As the regulatory state has grown, the role of politicians and their staff has changed, adding the role of liaison with regulatory agencies, in addition to legislation. With enormous power over the activities of the private sector, literally billions of dollars can be at stake for an industry. This is the principal cause for the flow of lobbying money to K Street.
As Charles Murray puts it, “Corruption in the political process varies directly with the number and value of things that politicians have to sell.” That value has increased exponentially.
Politics has now become a way to get rich.
As Andrew Ferguson points out, “a seldom remarked fact of American politics is that people in positions of government authority—senators, cabinet officers, governors, ranking members of the House of Representatives—Democrats and Republicans alike— live a life utterly removed from that of the people they rule. The trappings of office include cars and drivers, private jets, four star restaurants, and skyboxes … all for free.”
They aren’t carrying their own luggage.
And most come to Washington filled with ideals and plans for change. Then, the system corrupts them. As a friend of mine, Al Regnery, who was publisher of the American Spectator, puts it, “They come to clean up the cesspool in Washington, then they discover it’s a hot tub.”
A few years ago, I believe it was 2006; I had my first direct experience with the lobbying culture of Washington. I learned that even politicians who I believe are among the good guys, get captured by how Congress works and how special interests work their agenda into legislation.
As a CEO of a highly regulated financial company, I concluded, like many other CEOs, that I needed to understand how the political process worked, if nothing else to protect our company’s interests from harmful regulation and legislation. So we set up a political action committee.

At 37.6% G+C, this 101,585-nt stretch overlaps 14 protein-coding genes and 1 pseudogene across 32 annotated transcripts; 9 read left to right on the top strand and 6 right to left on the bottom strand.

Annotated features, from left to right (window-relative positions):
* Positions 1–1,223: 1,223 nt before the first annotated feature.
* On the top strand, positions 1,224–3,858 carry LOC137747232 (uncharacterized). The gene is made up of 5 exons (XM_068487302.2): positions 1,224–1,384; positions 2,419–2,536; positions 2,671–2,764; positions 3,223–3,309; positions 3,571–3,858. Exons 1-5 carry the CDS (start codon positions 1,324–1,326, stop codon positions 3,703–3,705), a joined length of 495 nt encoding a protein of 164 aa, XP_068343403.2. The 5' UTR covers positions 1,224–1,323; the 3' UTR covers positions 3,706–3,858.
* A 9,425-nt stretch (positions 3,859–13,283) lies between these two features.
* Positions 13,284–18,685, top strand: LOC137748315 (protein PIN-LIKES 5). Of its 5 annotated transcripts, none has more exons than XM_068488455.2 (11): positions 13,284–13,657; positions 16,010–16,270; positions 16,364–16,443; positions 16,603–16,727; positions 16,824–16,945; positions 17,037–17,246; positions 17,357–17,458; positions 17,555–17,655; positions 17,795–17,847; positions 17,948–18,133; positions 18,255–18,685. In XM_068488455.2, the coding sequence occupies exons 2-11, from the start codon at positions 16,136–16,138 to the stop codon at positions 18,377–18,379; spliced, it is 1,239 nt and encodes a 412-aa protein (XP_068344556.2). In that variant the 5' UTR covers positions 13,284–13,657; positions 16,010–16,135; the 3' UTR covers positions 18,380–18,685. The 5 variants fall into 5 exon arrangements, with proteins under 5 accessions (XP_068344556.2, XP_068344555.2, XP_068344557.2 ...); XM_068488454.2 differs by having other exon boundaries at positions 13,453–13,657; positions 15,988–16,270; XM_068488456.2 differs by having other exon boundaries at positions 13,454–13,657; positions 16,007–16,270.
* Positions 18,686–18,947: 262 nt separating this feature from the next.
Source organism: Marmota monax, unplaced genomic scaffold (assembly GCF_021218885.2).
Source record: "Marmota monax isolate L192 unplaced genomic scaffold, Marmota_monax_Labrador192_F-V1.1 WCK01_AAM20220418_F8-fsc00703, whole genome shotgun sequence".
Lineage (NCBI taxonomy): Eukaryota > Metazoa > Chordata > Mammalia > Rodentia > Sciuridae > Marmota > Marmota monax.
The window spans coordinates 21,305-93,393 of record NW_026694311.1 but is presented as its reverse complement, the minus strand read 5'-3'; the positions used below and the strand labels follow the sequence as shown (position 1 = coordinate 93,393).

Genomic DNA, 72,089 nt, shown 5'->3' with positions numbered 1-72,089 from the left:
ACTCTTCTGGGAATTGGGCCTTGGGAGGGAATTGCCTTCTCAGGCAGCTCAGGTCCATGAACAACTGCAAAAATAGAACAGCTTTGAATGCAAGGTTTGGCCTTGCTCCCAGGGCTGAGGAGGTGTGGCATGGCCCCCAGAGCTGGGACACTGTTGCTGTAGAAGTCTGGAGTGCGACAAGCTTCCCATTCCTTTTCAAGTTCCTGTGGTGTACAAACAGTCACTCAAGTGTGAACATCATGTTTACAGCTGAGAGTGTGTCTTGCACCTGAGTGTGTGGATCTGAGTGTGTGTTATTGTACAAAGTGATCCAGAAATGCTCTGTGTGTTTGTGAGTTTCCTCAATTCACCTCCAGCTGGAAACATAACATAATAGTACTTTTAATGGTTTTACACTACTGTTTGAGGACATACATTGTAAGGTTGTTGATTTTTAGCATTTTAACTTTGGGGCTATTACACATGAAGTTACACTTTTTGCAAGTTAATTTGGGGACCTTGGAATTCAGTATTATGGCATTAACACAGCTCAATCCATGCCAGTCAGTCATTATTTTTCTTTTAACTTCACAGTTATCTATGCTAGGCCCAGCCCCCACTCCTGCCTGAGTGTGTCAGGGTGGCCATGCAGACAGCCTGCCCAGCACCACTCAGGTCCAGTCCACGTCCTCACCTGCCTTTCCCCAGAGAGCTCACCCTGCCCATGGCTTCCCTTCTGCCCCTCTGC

And I was invited to a weekend-long PAC event sponsored by a senator who I had great respect for. Still do.
It was held at a NASCAR race in Homestead Florida.
At the time, a Transportation Bill was in the works, a huge bill, most of which wasn’t about transportation. There were about 30-40 attendees, mostly lobbyists, as it turned out. As a weekend progressed, my senator friend looked at me quizzically from time to time as if I was going to bring something up. Finally, on Sunday as we were leaving, he asked, “what are you down here for?” “Good judges, less regulation, tax reform,” I said.
He looked at me and smiled, “You’re new to Washington aren’t you? Everybody here has got something in the Transportation Bill.”
It seems like every time Congress passes a big new bill its intended or unintended consequences end up benefiting incumbents, big business, and entrenched interests and hurts small business and consumers. Three bills spring to mind: Sarbanes-Oxley, Dodd Frank, and The Affordable Care Act, also known as Obamacare.